The last two decades of the twentieth century saw computers increasingly becoming an essential part of human progress and efficiency. They took over the bulk of tedious clerical tasks. They enabled sophisticated methods and procedures to be adopted. They provided the ability to store, categorize, sort and search through gargantuan amounts of information. Coupled with the Internet - which provides unparalleled access to information and unlimited scope for communication - the business, technical and scientific worlds have been totally transformed.
Despite the undoubted increase in human efficiency and its corresponding improvement in human wealth, there is a growing awareness that this is not leading to happier or more relaxed living. In the 1980's, the promise of the computer revolution was that this technology would relieve us of stress and provide us with more leisure time. Yet, exactly the reverse is true. The pace of life has increased and most people in the civilized world are having a hard time catching up. It seems to be a truism that this year will be the least stressful of the rest of our lives as the rate of technological progress continues to spiral up into greater and greater complexities.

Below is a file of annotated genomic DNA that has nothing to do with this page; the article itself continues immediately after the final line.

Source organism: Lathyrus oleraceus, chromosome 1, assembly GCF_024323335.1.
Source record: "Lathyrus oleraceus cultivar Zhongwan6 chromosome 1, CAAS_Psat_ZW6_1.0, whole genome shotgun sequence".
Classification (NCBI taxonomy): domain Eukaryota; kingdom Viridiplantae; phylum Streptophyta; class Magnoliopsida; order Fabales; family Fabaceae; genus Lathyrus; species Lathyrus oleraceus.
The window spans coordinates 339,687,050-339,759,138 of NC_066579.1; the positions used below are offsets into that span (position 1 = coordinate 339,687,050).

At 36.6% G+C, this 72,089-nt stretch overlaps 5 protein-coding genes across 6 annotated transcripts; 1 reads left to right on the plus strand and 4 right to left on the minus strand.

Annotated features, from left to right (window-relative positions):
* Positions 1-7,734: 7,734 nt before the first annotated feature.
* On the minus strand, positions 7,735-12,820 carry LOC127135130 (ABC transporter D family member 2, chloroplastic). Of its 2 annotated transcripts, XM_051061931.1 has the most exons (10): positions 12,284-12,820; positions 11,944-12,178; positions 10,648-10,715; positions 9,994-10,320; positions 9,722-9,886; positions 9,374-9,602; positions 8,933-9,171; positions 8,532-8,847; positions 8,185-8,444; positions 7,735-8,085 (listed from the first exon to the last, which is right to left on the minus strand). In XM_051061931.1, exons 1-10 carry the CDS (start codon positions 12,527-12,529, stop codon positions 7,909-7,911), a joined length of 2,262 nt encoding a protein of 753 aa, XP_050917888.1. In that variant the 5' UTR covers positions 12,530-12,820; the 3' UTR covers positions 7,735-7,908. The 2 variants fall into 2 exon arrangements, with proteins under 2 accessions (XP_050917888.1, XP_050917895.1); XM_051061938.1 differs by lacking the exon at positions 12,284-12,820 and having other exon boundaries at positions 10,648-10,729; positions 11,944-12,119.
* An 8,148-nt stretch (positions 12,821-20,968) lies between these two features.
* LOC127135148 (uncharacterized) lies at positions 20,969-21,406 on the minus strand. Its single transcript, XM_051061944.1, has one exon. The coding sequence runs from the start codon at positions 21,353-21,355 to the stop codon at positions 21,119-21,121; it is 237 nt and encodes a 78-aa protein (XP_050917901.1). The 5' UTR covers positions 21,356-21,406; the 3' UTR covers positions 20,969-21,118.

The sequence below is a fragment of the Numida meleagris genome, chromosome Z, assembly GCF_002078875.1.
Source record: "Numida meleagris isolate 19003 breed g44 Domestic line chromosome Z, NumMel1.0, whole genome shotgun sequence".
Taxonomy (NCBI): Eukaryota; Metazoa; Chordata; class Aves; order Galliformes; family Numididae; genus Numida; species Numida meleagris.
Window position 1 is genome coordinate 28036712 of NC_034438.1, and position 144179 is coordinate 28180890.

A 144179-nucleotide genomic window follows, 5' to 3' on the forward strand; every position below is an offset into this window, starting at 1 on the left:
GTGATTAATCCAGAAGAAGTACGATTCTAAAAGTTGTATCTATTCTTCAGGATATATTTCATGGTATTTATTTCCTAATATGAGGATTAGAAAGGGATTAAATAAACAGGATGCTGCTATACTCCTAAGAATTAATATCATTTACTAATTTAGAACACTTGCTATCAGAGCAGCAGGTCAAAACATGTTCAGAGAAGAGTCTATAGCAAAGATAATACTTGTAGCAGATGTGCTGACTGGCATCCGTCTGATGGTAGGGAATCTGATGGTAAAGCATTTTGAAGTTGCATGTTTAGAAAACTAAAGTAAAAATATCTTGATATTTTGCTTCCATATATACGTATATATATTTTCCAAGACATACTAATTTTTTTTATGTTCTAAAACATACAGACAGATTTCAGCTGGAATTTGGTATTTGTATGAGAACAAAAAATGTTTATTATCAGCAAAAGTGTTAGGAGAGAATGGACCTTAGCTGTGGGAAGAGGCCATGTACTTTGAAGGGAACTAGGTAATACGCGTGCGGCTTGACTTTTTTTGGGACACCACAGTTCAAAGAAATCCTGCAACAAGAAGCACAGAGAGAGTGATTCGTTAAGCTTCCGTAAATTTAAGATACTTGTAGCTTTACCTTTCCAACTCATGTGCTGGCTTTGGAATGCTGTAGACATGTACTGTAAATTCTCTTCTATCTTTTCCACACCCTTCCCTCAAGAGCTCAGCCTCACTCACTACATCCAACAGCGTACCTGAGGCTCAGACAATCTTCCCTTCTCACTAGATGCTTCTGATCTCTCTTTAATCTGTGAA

Instead of technology becoming our slave, it is rapidly become our master. We are getting forced into niche areas of expertise and competences and losing sight of the big picture. The workings of our technological society has become too complex to fully understand or control.
It is now time to step back from the intricacies of the detailed workings of this technological world, to try get an overall grasp on what it is about. We need to be able to view technological progress from the perspective of leading a happier, less stressful life. We need to be able to regain the initiative, wresting control back from the technology so as to become the masters, not the slaves, of the technological revolution that is threatening to engulf us.
Fortunately, computers have enabled us to make tremendous progress in the understanding of technical complexity and the intricacies of the human brain. We now have new conceptual frameworks, which allow us to see the big picture and understand how technology interacts with the human brain.